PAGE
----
Fishing Tackle – Lure Accessories

Lure Accessories: what they are and how they work

Balancing flash and color for the lunker strike

marabouBeads

The appeal behind beads comes from their ability to flash color and if dealing with salmon or trout, they can represent eggs. When crafting a beaded lure or fly, think about the weight of your beads. For lures, you may be able to eliminate the need for a sinker. For a fly, too much weight may cause the fly to sink.

Be careful of the beads used as they may rattle when they touch and scare the fish away. However if well crafted, beads alone may be all that’s required on a hook.

Bucktail

Bucktail is simply deer hair. While used extensively in fly-fishing, buck tail is also effective in creating effective lures and considered prime fish attractors. However, other animal hair can easily be substituted for deer hair such as squirrel hair or any other animal that is fibrous.

Buck tail is highly versatility. It will catch any type of game fish from white perch to tuna. The main difference is the size of the lure and the style of retrieve. As with any lure, choose the correct size buck tail. Buck tails are most effective when worked on or very near the bottom or in the thermal range of your favorite fish.

Feathers

Features are simply that. They range from chicken and goose features to exotic foul and are used to create lures for both freshwater and saltwater fish. However, feathers are not as popular as hair, including synthetic fibers.

Flappers

Flappers are teardrop-shaped pieces of plastic and metal. They’re often brightly colored and come placed on many lures. However, too large and they can cause the lure to become unbalanced and create unrealistic movement. They’ll also attract a strike near the hook.

Fur, Feathers and Fuzzy Stuff

Most flies are made up of some type of fur, feathers or natural fuzz and some flies use a combination of all of these to create authentic flies. They can also be added to common lures and baits to create a more realistic lure.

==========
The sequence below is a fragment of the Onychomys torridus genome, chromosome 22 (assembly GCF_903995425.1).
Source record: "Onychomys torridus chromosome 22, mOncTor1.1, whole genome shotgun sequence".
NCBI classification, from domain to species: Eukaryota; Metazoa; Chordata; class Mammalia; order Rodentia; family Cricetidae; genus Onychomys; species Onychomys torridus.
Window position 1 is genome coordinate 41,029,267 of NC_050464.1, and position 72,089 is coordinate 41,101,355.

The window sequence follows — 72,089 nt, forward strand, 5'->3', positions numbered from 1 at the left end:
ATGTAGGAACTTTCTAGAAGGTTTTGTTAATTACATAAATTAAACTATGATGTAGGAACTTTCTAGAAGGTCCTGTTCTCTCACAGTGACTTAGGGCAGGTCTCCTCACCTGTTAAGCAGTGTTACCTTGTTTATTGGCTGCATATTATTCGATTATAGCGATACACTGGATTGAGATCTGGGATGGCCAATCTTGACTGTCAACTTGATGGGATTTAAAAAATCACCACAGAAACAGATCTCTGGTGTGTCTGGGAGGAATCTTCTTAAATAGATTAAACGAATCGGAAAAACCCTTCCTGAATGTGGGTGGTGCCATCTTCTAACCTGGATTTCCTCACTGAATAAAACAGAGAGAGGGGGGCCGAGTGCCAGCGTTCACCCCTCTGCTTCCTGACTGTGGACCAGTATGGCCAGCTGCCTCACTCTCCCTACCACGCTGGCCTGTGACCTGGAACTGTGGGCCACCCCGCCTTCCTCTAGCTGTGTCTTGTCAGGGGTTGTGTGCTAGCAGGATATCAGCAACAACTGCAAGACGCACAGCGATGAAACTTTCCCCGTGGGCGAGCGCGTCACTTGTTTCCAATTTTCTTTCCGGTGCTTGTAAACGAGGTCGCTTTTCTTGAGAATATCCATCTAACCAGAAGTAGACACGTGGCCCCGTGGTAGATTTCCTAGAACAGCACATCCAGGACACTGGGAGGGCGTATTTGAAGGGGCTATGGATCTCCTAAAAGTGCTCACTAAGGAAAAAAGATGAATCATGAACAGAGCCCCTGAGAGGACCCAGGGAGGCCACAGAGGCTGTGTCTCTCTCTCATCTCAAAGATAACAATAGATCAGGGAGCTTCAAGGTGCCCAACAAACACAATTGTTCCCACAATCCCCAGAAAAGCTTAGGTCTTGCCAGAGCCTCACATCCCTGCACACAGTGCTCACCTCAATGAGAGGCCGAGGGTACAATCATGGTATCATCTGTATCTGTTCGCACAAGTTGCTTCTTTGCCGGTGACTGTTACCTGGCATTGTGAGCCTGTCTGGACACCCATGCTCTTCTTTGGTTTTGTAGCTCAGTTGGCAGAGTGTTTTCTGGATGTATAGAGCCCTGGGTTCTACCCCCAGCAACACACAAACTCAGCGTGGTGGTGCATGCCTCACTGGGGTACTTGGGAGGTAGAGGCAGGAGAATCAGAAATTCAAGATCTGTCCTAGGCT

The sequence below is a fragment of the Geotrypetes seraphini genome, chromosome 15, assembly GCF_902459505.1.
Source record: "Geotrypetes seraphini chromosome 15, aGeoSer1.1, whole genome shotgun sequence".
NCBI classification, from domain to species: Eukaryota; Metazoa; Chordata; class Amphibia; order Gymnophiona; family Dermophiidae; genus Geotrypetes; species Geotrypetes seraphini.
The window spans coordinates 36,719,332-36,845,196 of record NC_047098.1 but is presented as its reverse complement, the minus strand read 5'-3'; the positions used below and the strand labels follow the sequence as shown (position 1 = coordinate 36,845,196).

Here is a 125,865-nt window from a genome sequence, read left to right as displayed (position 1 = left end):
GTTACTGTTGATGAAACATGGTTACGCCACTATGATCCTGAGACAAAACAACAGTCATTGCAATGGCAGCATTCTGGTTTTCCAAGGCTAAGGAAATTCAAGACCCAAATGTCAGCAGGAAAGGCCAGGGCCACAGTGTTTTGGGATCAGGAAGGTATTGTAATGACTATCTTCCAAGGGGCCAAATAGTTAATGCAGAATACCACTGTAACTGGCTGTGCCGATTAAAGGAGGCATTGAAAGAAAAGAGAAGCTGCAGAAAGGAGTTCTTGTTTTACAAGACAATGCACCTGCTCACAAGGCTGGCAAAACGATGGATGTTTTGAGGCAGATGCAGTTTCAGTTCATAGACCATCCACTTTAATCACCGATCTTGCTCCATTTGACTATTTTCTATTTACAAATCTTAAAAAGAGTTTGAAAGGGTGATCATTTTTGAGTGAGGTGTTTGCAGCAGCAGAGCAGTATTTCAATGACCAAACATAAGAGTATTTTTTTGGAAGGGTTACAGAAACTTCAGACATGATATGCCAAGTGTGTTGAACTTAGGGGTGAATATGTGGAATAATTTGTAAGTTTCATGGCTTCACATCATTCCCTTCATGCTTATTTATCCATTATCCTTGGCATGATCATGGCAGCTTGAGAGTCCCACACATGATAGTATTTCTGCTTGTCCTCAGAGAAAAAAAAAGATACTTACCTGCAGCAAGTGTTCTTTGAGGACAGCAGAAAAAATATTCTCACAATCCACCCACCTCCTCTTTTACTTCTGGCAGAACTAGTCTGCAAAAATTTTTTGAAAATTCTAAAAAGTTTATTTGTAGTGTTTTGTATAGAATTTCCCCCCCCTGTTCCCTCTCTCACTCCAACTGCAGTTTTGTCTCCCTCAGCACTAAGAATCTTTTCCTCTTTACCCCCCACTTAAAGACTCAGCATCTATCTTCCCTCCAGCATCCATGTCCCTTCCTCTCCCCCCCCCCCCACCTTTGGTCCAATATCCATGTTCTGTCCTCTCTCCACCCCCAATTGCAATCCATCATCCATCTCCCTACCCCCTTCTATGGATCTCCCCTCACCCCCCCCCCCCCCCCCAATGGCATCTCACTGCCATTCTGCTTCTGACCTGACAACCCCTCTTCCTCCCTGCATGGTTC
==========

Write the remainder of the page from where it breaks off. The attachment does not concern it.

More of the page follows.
Marabou

marabou jig

marabou

Marabou lures are very popular and successful at causing fish to strike. They’re excellent as they easily mimic a variety of aquatic and terrestrial food from sculpins, to leeches, grasshoppers, crickets, spent mayflies, emerging green drakes, stonefly nymphs, mice, tadpoles, dace, shiners and chubs to name a few. We highly recommend this type of lure.

Plastics

Adding small plastic props to a lure can result in extra strikes. The most effective plastics are plastic worms and bait tails so something resembling a flat worm.

Skirts

Skirted lures are popular with spinnerbaits, which can be attributed to their durability and ability to catch fish. Made from rubber and vinyl, they offer greater durability over both natural and synthetic fibers.

Spinners

A spinner is a twisting blade, much like that of a propeller, but consisting of a single blade. Spinners are designed to call attention to the lure and cause a strike.

Synthetic Fibers

In recent years, synthetic fibers have begun to replace natural hair. This was done initially because of cost, but with the cost of oil in recent years, most manufacturers are switching back to natural fibers.

Synthetic fibers come in many grades and types to reflect the many different popular natural hairs.

Rope is another synthetic fiber used to replicate animal hair in creating skirts for lures and flies.

Tapes

Fishing tape reminds us of the TV show, Red Green where duck tape is used to fix pretty much everything. However, fishing tape is for aesthetic and practical reasons as it dresses up the lure, comes in many colors, yet still functions as tape.

Tubing

Tubing is simply a small hollow tube that’s used to wrap the hook or part of a lure. These tubes are often made from bright plastic or latex tubing.

While popular with some anglers, it’s not a very popular accessory. It’s not something we’ve experienced, as there are so many other interesting accessories to try.

Yarn

Yarn is used pretty much the same way as bucktail, rope and synthetic fibers although it’s slightly different. When added to spawn sacs, it can attract fish including salmon, trout and steelhead. To fix yarn to a hook, we recommend the use of a cinched hook.

Note: Be sure to use fluorescent tape for night fishing.

We need to stress the importance of the knowing basics first and foremost over accessorizing. Before going about accessorizing your lures, I recommend reading our section on Fish Attractants.

preparing-lure-accessories

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